While listening to a cantata recently I was reminded of voice lessons that my daughter had taken. At one lesson, her teacher, Ralph Wooley, told her to not just try to read the notes, but to feel them. It was the difference between technical perfection and artistry. And it occurred to me that many musicians consciously or unconsciously choose sides when performing. Do they focus on the technical perfection of each note, making sure it is exactly as written? Or do they concentrate on the song, taking liberties with the foundation before them? The former takes the chance that they will lose sight of the song by only seeing each note. The latter takes the chance that they will lose sight of the document that got them there.
Now why is this important? Because it is not about music at all. This is basic Christian theology. Where did Jesus come down on this issue? Some might say that he focused on notes. I see the notes as the teaching that comes from the law and the prophets. That was the foundation on which he was operating. In the Sermon on the Mount, Jesus said, “Do not think that I have come to abolish the Law or the Prophets; I have not come to abolish them but fulfill them. I tell you the truth, until heaven and earth disappear, not the smallest letter, not the least stroke of a pen will by any means disappear …” (Matthew 5:17-18 NIV).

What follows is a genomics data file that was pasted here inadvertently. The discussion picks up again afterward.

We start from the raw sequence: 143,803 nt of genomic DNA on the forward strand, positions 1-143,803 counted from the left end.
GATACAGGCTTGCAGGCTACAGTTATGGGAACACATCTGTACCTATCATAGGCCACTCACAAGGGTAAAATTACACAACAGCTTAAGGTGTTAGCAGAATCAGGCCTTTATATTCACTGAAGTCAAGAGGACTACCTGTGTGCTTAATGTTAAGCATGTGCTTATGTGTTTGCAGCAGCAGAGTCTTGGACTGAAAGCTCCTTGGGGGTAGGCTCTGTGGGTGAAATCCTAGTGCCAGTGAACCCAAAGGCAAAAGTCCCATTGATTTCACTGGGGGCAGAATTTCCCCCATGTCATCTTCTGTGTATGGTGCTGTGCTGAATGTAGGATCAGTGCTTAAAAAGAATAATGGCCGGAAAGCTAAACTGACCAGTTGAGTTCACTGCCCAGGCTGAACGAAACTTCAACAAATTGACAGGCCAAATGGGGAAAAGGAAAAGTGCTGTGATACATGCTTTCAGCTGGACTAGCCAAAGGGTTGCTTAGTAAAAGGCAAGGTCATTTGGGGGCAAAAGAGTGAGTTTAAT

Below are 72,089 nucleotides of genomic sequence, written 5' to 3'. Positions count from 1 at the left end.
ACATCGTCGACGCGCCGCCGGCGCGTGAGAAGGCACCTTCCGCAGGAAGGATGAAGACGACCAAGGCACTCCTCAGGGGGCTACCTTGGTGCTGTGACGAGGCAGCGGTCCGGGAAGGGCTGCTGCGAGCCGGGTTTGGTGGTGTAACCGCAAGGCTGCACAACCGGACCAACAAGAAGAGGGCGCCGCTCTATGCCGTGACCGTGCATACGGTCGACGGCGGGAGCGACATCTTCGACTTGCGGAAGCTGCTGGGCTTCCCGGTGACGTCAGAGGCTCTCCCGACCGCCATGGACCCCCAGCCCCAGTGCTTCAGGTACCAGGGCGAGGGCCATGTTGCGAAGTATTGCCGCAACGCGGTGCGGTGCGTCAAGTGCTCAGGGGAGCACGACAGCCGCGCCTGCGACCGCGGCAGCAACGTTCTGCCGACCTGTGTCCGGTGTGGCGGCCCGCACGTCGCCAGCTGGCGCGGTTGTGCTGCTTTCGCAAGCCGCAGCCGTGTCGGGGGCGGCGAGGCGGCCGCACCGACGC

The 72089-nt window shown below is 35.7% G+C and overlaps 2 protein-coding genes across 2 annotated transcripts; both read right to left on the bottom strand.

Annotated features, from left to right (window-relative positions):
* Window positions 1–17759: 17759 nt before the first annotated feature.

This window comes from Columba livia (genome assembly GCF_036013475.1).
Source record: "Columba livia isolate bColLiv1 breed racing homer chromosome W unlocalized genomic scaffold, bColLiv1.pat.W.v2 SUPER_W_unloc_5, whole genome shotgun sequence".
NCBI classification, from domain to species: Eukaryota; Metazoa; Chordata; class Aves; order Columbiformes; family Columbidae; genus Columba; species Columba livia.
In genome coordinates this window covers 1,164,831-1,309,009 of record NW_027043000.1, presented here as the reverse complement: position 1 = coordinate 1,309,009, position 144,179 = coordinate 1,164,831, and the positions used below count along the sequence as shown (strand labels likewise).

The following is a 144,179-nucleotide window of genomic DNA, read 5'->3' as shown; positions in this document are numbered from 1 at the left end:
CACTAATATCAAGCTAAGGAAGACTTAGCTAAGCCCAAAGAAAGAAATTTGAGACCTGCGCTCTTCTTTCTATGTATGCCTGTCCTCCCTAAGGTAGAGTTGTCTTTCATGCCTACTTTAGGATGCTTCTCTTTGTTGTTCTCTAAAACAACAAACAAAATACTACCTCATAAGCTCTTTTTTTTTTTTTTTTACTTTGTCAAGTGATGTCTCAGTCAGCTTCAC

Jesus told the people to look at the notes of the composition. And as he explained those notes, he took them to a much greater depth than anyone could imagine. It is not just murder, but anger and hatred. Not physical relationship but lust. And on and on. Obviously Jesus was focused on the notes.
But others come to a different conclusion. They look at Jesus and declare that he thought the song was much more important than the notes. Consider this encounter with the religious leaders: “Woe to you Pharisees, because you give God a tenth of your mint, rue, and all other kinds of garden hers, but you neglect justice and the love of God. You should have practiced the latter without leaving the former undone … And you experts in the law, woe to you, because you load people down with burdens they can hardly carry, and you yourselves will not lift one finger to help them” (Luke 11:42, 46 NIV).
Obviously Jesus was telling the religious leaders that they were focusing so much on the notes with such strict adherence, that they are losing sight of song, the melodies that God wants to hear coming from the hearts of humanity. Obviously Jesus was focused on the song.
The reality is that both sides are wrong. He could not lose sight of either the notes or the song. And neither can we. In fact the notes and the song need to be in a supportive relationship with one another. The notes are the law by which we are directed to make decisions; by which we are to act. The song is the grace in which we are expected to live and give to the world around us. If we lose one or the other, we are not, cannot fulfill who we are ultimately called to be. The law is necessary to provide standards and principles in life. Grace is necessary because we are called to forgive rather than condemn.
In the United Methodist Church there is a cantata being performed over issues of same sex unions and gay and lesbian behaviors. One side is accused of ignoring the notes, the law. The other side is accused of ignoring the song, the grace. And to some extent, both sides are wrong. Can we find a way to live in grace without leaving the law, the standards, the notes behind? Can we find a way to uphold the law without sacrificing grace to judgment? Can we be the Church Christ calls us to be without embracing both law and grace? Our Lord and our world await our answer.
Rev. Chuck Sprenkle